Yet evolutionary explanations still dominate: In Nature, John Whitfield reviewed two books that account for human nature as a product of evolution. Whitfield himself thinks that way: “Morality is an appetite for certain types of behaviour in oneself and others,” he states. “Like tastes in food and sex, it is rooted in biology, shaped by culture and imperfectly controlled by reason.” (He did not explain where reason came from). The first book, Just Babies by Paul Bloom, treats morality as an instinct (this is supported by an article in New Scientist that shows newborns can recognize good and evil at an early age). The second book, Moral Tribes: Emotion, Reason, and the Gap Between Us and Them by Joshua Greene, also views morality as the instinctive product of an evolutionary process. Greene, however, thinks morality arrives as a mimic of the pragmatic philosophy of utilitarianism (“the greatest happiness for the greatest number”). Argued using reason by Jeremy Bentham in the 18th century and by John Stuart Mill in the 19th, utilitarianism is typecast by Greene as the product of an evolutionary process. In another review of Greene’s book, Thomas Nagel in New Republic recognizes that a blind process like evolution turns morality into an illusion:
The most difficult problem posed by Greene’s proposals is whether we should give up trying to understand our natural moral intuitions as evidence of a coherent system of individual rights that limit what may be done even in pursuit of the greater good. Should we instead come to regard them as we regard optical illusions, recognizing them as evolutionary products but withholding our assent? Greene’s debunking arguments add an empirical dimension to a venerable utilitarian tradition, but they certainly do not settle the question.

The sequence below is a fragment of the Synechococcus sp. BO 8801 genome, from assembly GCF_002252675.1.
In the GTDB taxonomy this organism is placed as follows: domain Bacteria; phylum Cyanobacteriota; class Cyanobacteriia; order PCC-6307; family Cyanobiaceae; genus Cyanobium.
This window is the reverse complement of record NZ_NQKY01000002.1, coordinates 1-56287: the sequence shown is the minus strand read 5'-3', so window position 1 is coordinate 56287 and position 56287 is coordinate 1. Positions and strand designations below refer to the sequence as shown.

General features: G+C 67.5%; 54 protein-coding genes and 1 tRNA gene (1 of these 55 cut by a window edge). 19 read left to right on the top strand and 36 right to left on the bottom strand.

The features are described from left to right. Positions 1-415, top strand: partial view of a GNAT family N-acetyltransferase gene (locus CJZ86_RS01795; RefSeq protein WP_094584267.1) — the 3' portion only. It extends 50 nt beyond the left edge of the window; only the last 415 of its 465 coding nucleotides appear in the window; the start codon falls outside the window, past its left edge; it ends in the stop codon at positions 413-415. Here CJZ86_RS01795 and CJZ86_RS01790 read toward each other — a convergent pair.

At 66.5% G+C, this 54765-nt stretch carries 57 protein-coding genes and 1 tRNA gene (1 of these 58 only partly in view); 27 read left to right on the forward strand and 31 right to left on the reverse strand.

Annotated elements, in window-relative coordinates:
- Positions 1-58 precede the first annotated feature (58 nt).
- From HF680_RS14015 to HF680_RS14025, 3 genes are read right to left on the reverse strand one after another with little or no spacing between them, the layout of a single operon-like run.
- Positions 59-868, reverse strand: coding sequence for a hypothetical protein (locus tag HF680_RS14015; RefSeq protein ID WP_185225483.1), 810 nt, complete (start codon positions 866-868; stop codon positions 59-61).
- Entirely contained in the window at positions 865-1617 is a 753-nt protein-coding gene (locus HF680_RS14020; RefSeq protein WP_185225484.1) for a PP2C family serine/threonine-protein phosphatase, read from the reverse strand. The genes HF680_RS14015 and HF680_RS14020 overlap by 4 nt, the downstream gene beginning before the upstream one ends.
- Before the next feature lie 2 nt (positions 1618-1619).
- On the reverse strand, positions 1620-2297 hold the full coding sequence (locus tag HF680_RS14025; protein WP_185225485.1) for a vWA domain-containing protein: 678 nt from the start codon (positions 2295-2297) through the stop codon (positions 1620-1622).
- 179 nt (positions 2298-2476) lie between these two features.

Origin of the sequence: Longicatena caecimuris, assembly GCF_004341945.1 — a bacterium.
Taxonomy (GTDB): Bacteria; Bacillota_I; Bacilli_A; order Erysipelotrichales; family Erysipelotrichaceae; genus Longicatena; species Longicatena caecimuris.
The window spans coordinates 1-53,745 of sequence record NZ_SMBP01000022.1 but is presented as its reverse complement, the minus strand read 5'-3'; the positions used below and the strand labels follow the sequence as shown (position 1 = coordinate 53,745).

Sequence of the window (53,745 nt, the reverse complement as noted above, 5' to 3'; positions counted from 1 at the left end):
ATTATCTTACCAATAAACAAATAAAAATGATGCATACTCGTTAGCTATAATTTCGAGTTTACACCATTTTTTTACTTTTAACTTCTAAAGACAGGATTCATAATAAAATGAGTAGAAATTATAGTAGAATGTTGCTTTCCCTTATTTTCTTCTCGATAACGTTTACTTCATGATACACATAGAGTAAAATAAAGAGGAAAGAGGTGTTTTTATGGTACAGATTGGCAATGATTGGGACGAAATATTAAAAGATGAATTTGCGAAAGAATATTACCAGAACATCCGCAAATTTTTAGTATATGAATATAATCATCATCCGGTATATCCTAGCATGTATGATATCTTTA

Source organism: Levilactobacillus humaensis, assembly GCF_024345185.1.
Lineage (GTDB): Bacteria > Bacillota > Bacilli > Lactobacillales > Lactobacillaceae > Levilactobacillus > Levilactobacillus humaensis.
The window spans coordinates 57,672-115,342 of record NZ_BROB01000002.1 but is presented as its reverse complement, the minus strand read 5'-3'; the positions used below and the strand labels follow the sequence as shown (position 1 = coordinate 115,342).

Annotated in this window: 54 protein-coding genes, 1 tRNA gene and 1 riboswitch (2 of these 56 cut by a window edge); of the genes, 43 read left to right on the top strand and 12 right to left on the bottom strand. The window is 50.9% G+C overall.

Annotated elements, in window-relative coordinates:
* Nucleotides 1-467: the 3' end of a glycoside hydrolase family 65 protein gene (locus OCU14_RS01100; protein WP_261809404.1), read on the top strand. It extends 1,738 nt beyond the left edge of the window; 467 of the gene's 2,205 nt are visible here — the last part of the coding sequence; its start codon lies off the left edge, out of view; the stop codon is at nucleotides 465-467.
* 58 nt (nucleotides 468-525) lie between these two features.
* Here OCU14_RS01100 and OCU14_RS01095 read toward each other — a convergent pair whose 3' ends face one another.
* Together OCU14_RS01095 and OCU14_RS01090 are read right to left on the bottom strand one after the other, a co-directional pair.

Nagel, an atheist, famously denounced Darwinism and opened the door to intelligent design last year (see Evolution News & Views), earning himself scorn from other atheists and evolutionists (ENV Dembski, ENV Klinghoffer). It appears that the explanatory power of Darwinism to account for human nature is part of his critique. His latest book is called Mind and Cosmos: Why the Materialist Neo-Darwinian Conception of Nature is Almost Certainly False.
These articles all skirt the main issue. The evolutionists want to subsume all of reality into their Darwinian mechanism, turning altruism, morality and character into epiphenomena of materialism. The others, fearful of the subjective relativism that would result, cannot bring themselves to embrace such reductive ideas. Once it dawns on enough people that reason itself cannot be employed to argue the truth of evolution, Darwinism will be seen for what it is: a self-refuting proposition. You can’t use reason to argue that reason is an optical illusion! Once the deck is cleared of such nonsense, those who can account for reason will remain to employ it in the defense of “a coherent system of individual rights that limit what may be done even in pursuit of the greater good” (Nagel). Logic (which sees coherence as a good thing) will further push them to the realization that rights, to be coherent, must have a Source that is timeless, universal, and unchangingly righteous. Name One.